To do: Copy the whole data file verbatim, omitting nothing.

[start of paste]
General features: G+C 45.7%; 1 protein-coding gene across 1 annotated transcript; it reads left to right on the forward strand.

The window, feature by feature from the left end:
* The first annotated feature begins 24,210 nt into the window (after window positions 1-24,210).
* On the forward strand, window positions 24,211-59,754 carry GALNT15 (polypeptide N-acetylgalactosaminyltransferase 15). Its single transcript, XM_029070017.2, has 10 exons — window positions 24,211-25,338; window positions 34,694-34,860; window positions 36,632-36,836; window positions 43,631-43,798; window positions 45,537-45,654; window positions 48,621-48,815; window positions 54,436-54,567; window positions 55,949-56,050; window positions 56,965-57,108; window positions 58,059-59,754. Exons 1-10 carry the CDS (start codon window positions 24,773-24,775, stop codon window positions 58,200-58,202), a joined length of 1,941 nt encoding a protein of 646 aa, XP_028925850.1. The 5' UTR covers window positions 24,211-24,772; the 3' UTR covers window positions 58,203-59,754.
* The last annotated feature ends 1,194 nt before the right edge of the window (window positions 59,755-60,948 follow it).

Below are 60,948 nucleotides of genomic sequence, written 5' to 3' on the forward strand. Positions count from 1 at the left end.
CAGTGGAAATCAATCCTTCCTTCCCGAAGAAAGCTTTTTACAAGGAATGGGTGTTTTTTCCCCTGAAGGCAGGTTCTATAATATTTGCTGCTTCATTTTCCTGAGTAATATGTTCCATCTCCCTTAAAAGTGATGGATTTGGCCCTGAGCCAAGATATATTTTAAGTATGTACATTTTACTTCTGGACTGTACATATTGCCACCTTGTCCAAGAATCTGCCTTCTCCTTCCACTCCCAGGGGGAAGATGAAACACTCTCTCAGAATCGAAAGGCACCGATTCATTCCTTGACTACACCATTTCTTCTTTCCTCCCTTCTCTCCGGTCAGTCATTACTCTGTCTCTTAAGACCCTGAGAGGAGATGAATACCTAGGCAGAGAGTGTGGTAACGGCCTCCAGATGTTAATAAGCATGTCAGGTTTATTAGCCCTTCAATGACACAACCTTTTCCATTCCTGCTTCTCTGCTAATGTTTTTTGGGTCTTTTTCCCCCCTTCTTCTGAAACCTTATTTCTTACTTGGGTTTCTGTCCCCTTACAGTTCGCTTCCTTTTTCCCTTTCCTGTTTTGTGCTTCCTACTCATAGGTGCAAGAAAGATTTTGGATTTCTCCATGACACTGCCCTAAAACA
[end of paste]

General features: G+C 45.7%; 1 protein-coding gene across 1 annotated transcript; it reads left to right on the forward strand.

The window, feature by feature from the left end:
* The first annotated feature begins 24,210 nt into the window (after window positions 1-24,210).
* On the forward strand, window positions 24,211-59,754 carry GALNT15 (polypeptide N-acetylgalactosaminyltransferase 15). Its single transcript, XM_029070017.2, has 10 exons — window positions 24,211-25,338; window positions 34,694-34,860; window positions 36,632-36,836; window positions 43,631-43,798; window positions 45,537-45,654; window positions 48,621-48,815; window positions 54,436-54,567; window positions 55,949-56,050; window positions 56,965-57,108; window positions 58,059-59,754. Exons 1-10 carry the CDS (start codon window positions 24,773-24,775, stop codon window positions 58,200-58,202), a joined length of 1,941 nt encoding a protein of 646 aa, XP_028925850.1. The 5' UTR covers window positions 24,211-24,772; the 3' UTR covers window positions 58,203-59,754.
* The last annotated feature ends 1,194 nt before the right edge of the window (window positions 59,755-60,948 follow it).

Below are 60,948 nucleotides of genomic sequence, written 5' to 3' on the forward strand. Positions count from 1 at the left end.
CAGTGGAAATCAATCCTTCCTTCCCGAAGAAAGCTTTTTACAAGGAATGGGTGTTTTTTCCCCTGAAGGCAGGTTCTATAATATTTGCTGCTTCATTTTCCTGAGTAATATGTTCCATCTCCCTTAAAAGTGATGGATTTGGCCCTGAGCCAAGATATATTTTAAGTATGTACATTTTACTTCTGGACTGTACATATTGCCACCTTGTCCAAGAATCTGCCTTCTCCTTCCACTCCCAGGGGGAAGATGAAACACTCTCTCAGAATCGAAAGGCACCGATTCATTCCTTGACTACACCATTTCTTCTTTCCTCCCTTCTCTCCGGTCAGTCATTACTCTGTCTCTTAAGACCCTGAGAGGAGATGAATACCTAGGCAGAGAGTGTGGTAACGGCCTCCAGATGTTAATAAGCATGTCAGGTTTATTAGCCCTTCAATGACACAACCTTTTCCATTCCTGCTTCTCTGCTAATGTTTTTTGGGTCTTTTTCCCCCCTTCTTCTGAAACCTTATTTCTTACTTGGGTTTCTGTCCCCTTACAGTTCGCTTCCTTTTTCCCTTTCCTGTTTTGTGCTTCCTACTCATAGGTGCAAGAAAGATTTTGGATTTCTCCATGACACTGCCCTAAAACA